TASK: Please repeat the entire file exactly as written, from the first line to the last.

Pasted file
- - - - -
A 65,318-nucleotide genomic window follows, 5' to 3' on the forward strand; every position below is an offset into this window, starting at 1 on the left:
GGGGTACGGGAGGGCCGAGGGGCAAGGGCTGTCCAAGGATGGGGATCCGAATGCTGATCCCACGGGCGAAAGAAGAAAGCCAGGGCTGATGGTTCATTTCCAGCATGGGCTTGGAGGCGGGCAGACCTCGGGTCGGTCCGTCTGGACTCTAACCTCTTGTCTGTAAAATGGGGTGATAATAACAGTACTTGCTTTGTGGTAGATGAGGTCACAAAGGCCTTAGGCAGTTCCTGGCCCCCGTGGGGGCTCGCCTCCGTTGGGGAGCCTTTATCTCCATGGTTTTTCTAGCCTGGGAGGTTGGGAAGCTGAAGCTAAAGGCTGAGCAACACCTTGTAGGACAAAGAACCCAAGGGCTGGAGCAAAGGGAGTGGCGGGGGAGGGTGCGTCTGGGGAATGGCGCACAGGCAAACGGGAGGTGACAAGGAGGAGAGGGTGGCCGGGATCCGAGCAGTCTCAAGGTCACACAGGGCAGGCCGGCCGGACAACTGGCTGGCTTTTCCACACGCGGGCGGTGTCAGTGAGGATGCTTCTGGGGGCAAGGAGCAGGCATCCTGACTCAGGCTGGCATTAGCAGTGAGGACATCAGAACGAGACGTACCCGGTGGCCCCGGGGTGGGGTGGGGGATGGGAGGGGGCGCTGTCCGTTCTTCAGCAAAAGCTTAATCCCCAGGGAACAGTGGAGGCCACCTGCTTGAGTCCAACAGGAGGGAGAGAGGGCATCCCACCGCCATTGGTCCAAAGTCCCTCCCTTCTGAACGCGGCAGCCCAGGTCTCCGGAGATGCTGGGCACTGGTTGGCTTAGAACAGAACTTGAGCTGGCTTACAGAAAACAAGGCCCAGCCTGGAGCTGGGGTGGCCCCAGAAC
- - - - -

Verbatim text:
A 65,318-nucleotide genomic window follows, 5' to 3' on the forward strand; every position below is an offset into this window, starting at 1 on the left:
GGGGTACGGGAGGGCCGAGGGGCAAGGGCTGTCCAAGGATGGGGATCCGAATGCTGATCCCACGGGCGAAAGAAGAAAGCCAGGGCTGATGGTTCATTTCCAGCATGGGCTTGGAGGCGGGCAGACCTCGGGTCGGTCCGTCTGGACTCTAACCTCTTGTCTGTAAAATGGGGTGATAATAACAGTACTTGCTTTGTGGTAGATGAGGTCACAAAGGCCTTAGGCAGTTCCTGGCCCCCGTGGGGGCTCGCCTCCGTTGGGGAGCCTTTATCTCCATGGTTTTTCTAGCCTGGGAGGTTGGGAAGCTGAAGCTAAAGGCTGAGCAACACCTTGTAGGACAAAGAACCCAAGGGCTGGAGCAAAGGGAGTGGCGGGGGAGGGTGCGTCTGGGGAATGGCGCACAGGCAAACGGGAGGTGACAAGGAGGAGAGGGTGGCCGGGATCCGAGCAGTCTCAAGGTCACACAGGGCAGGCCGGCCGGACAACTGGCTGGCTTTTCCACACGCGGGCGGTGTCAGTGAGGATGCTTCTGGGGGCAAGGAGCAGGCATCCTGACTCAGGCTGGCATTAGCAGTGAGGACATCAGAACGAGACGTACCCGGTGGCCCCGGGGTGGGGTGGGGGATGGGAGGGGGCGCTGTCCGTTCTTCAGCAAAAGCTTAATCCCCAGGGAACAGTGGAGGCCACCTGCTTGAGTCCAACAGGAGGGAGAGAGGGCATCCCACCGCCATTGGTCCAAAGTCCCTCCCTTCTGAACGCGGCAGCCCAGGTCTCCGGAGATGCTGGGCACTGGTTGGCTTAGAACAGAACTTGAGCTGGCTTACAGAAAACAAGGCCCAGCCTGGAGCTGGGGTGGCCCCAGAAC